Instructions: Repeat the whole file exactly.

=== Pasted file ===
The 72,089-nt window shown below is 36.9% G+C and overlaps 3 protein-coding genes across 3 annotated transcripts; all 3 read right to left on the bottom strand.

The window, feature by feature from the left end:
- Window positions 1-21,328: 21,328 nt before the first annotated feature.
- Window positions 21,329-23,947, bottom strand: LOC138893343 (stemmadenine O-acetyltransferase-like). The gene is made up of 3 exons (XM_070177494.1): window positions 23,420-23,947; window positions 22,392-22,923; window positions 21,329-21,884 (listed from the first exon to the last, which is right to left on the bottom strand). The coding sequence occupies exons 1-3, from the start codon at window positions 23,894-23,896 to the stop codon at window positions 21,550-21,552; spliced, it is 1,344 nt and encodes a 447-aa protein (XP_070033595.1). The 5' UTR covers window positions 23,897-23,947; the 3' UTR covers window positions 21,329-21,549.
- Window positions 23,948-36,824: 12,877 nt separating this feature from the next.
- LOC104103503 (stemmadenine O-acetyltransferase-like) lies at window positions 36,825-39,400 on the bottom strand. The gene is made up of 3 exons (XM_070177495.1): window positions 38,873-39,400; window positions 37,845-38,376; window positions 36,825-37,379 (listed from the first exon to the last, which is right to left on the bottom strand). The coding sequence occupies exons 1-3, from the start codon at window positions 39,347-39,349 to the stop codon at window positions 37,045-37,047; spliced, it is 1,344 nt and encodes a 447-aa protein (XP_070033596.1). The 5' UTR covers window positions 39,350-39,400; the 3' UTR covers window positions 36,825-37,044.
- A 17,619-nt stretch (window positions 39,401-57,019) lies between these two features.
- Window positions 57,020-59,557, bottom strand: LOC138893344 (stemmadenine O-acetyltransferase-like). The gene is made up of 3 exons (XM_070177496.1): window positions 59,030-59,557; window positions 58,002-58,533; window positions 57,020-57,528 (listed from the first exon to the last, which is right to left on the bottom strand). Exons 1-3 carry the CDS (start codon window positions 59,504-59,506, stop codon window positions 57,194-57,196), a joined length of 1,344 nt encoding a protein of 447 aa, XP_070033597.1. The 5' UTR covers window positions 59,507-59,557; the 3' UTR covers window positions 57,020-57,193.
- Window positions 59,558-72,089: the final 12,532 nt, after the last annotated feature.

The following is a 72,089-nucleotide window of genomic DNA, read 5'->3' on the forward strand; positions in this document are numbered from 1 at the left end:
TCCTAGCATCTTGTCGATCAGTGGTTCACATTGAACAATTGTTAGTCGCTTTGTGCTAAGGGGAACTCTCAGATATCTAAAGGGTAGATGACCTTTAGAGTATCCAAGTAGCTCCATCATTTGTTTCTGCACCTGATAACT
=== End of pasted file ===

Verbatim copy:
The 72,089-nt window shown below is 36.9% G+C and overlaps 3 protein-coding genes across 3 annotated transcripts; all 3 read right to left on the bottom strand.

The window, feature by feature from the left end:
- Window positions 1-21,328: 21,328 nt before the first annotated feature.
- Window positions 21,329-23,947, bottom strand: LOC138893343 (stemmadenine O-acetyltransferase-like). The gene is made up of 3 exons (XM_070177494.1): window positions 23,420-23,947; window positions 22,392-22,923; window positions 21,329-21,884 (listed from the first exon to the last, which is right to left on the bottom strand). The coding sequence occupies exons 1-3, from the start codon at window positions 23,894-23,896 to the stop codon at window positions 21,550-21,552; spliced, it is 1,344 nt and encodes a 447-aa protein (XP_070033595.1). The 5' UTR covers window positions 23,897-23,947; the 3' UTR covers window positions 21,329-21,549.
- Window positions 23,948-36,824: 12,877 nt separating this feature from the next.
- LOC104103503 (stemmadenine O-acetyltransferase-like) lies at window positions 36,825-39,400 on the bottom strand. The gene is made up of 3 exons (XM_070177495.1): window positions 38,873-39,400; window positions 37,845-38,376; window positions 36,825-37,379 (listed from the first exon to the last, which is right to left on the bottom strand). The coding sequence occupies exons 1-3, from the start codon at window positions 39,347-39,349 to the stop codon at window positions 37,045-37,047; spliced, it is 1,344 nt and encodes a 447-aa protein (XP_070033596.1). The 5' UTR covers window positions 39,350-39,400; the 3' UTR covers window positions 36,825-37,044.
- A 17,619-nt stretch (window positions 39,401-57,019) lies between these two features.
- Window positions 57,020-59,557, bottom strand: LOC138893344 (stemmadenine O-acetyltransferase-like). The gene is made up of 3 exons (XM_070177496.1): window positions 59,030-59,557; window positions 58,002-58,533; window positions 57,020-57,528 (listed from the first exon to the last, which is right to left on the bottom strand). Exons 1-3 carry the CDS (start codon window positions 59,504-59,506, stop codon window positions 57,194-57,196), a joined length of 1,344 nt encoding a protein of 447 aa, XP_070033597.1. The 5' UTR covers window positions 59,507-59,557; the 3' UTR covers window positions 57,020-57,193.
- Window positions 59,558-72,089: the final 12,532 nt, after the last annotated feature.

The following is a 72,089-nucleotide window of genomic DNA, read 5'->3' on the forward strand; positions in this document are numbered from 1 at the left end:
TCCTAGCATCTTGTCGATCAGTGGTTCACATTGAACAATTGTTAGTCGCTTTGTGCTAAGGGGAACTCTCAGATATCTAAAGGGTAGATGACCTTTAGAGTATCCAAGTAGCTCCATCATTTGTTTCTGCACCTGATAACT